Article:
The Association of Professional Engineers and Geoscientists (APEGA) had a wake-up call last week, when hackers “phished” the e-mail of chief executive officer Mark Flint.
As a result, information about members was passed on to an unknown third party. Although APEGA called the release a “significant” breach when they first discovered what happened in the morning on Monday, September 21, their database was not hacked and no credit card or password information was released.
Phishing involves a hacker managing to simulate someone’s e-mail. The third party phished Flint’s e-mail, posing as him to request the member information.
Flynn personally apologized for any inconvenience to the 75,000 members in a video announcement. The names of the members were already published, but private e-mails were also released. The members also have to reset their passwords to use the self-service centre, which is used for paying dues, updating personal information, etc.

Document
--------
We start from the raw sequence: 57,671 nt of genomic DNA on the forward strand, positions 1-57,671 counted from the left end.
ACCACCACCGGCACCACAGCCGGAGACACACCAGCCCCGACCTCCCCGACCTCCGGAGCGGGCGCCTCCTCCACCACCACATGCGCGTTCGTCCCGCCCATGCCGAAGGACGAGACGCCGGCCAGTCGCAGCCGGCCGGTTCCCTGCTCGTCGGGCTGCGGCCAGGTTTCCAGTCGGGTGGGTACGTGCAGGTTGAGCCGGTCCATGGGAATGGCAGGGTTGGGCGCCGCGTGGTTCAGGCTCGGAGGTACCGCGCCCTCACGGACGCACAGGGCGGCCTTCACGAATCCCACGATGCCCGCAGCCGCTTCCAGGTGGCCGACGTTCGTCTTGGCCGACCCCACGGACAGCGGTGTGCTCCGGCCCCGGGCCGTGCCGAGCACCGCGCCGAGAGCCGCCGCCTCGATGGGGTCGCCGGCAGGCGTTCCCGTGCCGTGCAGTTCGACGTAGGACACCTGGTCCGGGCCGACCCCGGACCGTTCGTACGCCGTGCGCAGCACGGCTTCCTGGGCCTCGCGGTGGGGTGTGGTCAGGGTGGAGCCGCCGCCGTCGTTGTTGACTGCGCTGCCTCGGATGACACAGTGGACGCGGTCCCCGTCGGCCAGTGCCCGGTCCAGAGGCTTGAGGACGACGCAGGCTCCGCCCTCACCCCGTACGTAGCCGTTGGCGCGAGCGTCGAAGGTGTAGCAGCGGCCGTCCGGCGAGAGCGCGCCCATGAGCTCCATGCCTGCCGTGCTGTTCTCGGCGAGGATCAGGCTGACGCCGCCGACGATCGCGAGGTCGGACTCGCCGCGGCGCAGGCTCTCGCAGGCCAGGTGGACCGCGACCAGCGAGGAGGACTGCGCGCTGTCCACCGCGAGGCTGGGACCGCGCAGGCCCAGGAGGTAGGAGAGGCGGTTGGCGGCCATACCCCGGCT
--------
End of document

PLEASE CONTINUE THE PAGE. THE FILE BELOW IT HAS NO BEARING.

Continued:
The association immediately reported the breach to the Edmonton police service and Alberta Privacy Commission, and it has also asked independent experts to investigate.
Philip Mulder, head of communications with APEGA, says the association is treating what happened as a learning experience rather than looking to blame anyone. The association set up a temporary call centre, with people to answer inquiries over the past weekend. Also it has already changed its internal policies so that any future release of information has to have verbal approval from senior managers, rather than e-mail approvals.